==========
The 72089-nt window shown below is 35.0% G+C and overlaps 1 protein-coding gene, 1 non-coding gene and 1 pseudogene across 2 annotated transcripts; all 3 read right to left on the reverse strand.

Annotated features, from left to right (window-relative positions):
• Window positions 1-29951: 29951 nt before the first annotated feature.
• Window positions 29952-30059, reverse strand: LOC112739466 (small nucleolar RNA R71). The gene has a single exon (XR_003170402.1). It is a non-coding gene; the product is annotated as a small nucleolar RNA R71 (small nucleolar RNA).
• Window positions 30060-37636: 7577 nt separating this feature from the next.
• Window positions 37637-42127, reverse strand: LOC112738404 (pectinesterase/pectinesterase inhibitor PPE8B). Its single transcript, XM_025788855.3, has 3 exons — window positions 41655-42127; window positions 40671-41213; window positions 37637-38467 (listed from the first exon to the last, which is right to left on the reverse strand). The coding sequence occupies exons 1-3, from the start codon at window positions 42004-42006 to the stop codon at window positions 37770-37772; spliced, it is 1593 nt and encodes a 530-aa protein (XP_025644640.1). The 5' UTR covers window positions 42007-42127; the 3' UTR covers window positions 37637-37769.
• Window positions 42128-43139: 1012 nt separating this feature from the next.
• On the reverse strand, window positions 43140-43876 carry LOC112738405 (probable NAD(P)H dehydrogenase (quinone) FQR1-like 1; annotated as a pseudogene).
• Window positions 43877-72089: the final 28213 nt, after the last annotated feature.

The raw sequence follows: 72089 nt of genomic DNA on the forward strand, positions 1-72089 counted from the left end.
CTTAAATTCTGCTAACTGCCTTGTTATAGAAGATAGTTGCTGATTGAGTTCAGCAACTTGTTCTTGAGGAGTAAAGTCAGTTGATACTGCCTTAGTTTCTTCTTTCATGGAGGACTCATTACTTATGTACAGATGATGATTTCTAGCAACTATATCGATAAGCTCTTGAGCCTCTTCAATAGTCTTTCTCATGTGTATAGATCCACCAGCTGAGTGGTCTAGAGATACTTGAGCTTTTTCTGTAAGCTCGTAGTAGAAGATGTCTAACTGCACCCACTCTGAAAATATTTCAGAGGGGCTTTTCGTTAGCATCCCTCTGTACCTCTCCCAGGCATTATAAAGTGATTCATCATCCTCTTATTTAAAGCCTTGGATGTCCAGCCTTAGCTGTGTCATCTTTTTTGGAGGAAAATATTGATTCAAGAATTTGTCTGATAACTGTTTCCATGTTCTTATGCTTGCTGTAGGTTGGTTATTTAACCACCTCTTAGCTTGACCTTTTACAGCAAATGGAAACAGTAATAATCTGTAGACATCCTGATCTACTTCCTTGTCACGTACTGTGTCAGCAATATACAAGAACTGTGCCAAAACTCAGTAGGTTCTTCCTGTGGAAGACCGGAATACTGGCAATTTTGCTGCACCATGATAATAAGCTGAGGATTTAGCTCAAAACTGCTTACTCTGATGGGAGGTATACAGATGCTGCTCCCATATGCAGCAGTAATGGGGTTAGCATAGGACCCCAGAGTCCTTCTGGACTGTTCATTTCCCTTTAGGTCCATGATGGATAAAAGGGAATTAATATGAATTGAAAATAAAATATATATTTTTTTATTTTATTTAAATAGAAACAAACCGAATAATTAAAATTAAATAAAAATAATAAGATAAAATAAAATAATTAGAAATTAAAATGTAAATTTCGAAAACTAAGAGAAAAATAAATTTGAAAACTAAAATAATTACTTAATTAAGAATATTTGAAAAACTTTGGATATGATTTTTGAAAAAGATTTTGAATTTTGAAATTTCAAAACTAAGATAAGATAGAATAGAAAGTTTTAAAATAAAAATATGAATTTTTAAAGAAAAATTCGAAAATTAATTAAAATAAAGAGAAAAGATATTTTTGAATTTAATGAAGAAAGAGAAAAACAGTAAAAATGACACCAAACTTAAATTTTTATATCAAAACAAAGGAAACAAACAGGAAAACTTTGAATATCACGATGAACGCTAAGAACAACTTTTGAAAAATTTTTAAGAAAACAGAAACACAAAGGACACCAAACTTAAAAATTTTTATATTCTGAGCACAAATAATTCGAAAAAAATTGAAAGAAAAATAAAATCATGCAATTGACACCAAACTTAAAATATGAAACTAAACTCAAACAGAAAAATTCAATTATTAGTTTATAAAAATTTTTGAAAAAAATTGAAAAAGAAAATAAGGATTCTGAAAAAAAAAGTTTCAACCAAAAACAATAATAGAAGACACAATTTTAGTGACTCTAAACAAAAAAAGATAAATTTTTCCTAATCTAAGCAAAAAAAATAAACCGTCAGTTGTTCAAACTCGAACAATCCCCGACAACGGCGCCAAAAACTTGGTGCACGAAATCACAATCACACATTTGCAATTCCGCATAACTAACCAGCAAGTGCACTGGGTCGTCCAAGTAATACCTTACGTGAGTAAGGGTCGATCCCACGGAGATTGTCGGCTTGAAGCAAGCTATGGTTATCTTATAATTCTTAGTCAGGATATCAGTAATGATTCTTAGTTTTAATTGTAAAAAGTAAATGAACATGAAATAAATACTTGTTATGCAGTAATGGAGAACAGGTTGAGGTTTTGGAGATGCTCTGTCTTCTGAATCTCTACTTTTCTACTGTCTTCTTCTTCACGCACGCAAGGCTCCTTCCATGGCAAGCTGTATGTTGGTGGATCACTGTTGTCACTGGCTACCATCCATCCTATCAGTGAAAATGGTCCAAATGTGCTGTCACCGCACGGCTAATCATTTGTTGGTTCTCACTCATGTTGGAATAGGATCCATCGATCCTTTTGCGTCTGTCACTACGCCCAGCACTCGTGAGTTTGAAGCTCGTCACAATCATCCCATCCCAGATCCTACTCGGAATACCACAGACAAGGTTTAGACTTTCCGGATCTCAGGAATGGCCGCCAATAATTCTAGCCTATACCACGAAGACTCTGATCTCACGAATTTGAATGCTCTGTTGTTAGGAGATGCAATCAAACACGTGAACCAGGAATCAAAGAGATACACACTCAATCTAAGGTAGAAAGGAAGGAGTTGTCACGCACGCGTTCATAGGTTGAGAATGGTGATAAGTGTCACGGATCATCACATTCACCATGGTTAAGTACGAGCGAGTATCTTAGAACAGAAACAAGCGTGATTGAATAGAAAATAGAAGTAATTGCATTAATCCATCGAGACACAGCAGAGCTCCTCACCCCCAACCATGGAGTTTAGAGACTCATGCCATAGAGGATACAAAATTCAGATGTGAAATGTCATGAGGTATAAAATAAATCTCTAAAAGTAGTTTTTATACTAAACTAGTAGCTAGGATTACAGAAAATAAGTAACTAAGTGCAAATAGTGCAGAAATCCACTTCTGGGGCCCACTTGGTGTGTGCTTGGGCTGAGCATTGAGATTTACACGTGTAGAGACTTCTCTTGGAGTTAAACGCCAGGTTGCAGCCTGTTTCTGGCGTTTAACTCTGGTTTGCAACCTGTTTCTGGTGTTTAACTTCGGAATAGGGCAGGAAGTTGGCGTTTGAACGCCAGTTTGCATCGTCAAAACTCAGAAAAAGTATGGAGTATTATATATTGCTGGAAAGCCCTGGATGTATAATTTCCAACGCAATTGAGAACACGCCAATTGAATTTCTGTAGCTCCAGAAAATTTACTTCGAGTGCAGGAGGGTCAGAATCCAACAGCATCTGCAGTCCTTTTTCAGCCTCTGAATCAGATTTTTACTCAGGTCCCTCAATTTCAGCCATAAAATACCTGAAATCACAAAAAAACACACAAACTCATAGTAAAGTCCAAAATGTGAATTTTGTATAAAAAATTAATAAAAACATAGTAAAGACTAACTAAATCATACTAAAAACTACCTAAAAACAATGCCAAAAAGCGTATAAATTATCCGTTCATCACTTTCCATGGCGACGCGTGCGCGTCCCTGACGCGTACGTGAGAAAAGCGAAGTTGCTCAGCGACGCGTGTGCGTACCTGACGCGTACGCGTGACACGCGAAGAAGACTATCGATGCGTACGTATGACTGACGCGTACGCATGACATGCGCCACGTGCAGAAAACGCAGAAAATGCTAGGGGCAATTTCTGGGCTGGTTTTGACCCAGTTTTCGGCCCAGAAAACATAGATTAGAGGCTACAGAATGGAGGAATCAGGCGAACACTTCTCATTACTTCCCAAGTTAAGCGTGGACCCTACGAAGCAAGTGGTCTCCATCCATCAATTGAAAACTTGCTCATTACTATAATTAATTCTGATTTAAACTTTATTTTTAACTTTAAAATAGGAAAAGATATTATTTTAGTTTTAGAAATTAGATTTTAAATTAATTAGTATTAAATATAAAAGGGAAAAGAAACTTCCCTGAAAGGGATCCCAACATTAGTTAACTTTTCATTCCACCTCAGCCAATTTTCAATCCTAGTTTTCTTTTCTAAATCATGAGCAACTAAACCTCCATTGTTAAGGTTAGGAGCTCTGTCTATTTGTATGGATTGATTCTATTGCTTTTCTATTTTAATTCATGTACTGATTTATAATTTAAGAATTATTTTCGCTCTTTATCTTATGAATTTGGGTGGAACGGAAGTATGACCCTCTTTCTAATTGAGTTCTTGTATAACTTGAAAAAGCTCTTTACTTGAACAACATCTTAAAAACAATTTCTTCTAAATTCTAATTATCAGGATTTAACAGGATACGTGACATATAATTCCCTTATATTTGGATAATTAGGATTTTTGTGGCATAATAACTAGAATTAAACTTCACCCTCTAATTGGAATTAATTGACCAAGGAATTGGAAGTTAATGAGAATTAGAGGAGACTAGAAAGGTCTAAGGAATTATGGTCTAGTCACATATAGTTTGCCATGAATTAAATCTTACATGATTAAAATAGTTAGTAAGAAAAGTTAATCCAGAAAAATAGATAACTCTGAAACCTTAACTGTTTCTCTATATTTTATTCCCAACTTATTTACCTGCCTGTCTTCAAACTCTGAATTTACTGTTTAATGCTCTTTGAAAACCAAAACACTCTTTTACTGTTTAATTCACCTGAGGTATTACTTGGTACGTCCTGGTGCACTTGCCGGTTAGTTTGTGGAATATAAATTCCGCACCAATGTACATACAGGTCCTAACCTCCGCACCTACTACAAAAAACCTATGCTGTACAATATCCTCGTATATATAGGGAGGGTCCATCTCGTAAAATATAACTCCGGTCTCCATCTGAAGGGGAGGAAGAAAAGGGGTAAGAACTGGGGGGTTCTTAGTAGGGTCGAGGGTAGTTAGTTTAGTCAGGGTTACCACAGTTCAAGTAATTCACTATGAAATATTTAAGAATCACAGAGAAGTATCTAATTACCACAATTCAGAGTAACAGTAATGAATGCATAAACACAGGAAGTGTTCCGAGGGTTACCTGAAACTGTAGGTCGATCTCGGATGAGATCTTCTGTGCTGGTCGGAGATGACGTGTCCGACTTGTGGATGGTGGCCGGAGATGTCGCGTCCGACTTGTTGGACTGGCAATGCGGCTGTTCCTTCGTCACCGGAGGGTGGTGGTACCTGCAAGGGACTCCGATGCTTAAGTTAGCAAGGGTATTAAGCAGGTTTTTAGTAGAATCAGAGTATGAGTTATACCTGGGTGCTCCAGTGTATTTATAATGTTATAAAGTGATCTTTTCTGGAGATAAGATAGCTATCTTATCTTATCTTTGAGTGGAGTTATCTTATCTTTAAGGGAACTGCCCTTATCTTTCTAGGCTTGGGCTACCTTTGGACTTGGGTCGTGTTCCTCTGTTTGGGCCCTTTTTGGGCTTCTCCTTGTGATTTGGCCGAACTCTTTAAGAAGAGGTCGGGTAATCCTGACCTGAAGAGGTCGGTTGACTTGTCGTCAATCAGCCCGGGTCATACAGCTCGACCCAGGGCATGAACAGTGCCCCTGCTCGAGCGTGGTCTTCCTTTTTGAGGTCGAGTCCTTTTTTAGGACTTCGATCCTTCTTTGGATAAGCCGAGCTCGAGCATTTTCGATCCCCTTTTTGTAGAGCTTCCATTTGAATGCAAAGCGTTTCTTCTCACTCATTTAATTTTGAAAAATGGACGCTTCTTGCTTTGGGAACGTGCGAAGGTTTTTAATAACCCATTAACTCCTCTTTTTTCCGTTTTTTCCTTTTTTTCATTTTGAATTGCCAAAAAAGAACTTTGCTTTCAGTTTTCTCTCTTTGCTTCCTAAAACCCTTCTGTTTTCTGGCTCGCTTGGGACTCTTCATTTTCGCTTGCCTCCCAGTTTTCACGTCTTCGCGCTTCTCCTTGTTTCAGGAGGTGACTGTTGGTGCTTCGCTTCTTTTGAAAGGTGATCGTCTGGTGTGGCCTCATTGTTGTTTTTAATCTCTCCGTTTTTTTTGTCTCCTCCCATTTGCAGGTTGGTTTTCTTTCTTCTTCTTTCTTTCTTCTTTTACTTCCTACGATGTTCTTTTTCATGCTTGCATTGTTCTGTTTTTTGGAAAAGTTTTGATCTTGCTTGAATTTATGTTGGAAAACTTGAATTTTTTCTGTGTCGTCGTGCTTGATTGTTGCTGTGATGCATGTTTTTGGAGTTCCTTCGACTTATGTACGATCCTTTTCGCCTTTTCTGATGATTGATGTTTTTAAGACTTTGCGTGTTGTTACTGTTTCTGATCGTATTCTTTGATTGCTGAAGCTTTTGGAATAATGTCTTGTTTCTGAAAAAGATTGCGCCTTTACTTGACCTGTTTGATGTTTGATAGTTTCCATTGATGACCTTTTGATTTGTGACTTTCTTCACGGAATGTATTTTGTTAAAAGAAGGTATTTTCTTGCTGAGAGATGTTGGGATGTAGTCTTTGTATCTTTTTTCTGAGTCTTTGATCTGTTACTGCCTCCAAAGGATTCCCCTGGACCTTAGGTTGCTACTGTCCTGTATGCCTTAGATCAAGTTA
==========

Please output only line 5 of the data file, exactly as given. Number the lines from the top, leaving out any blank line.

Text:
• Window positions 30060-37636: 7577 nt separating this feature from the next.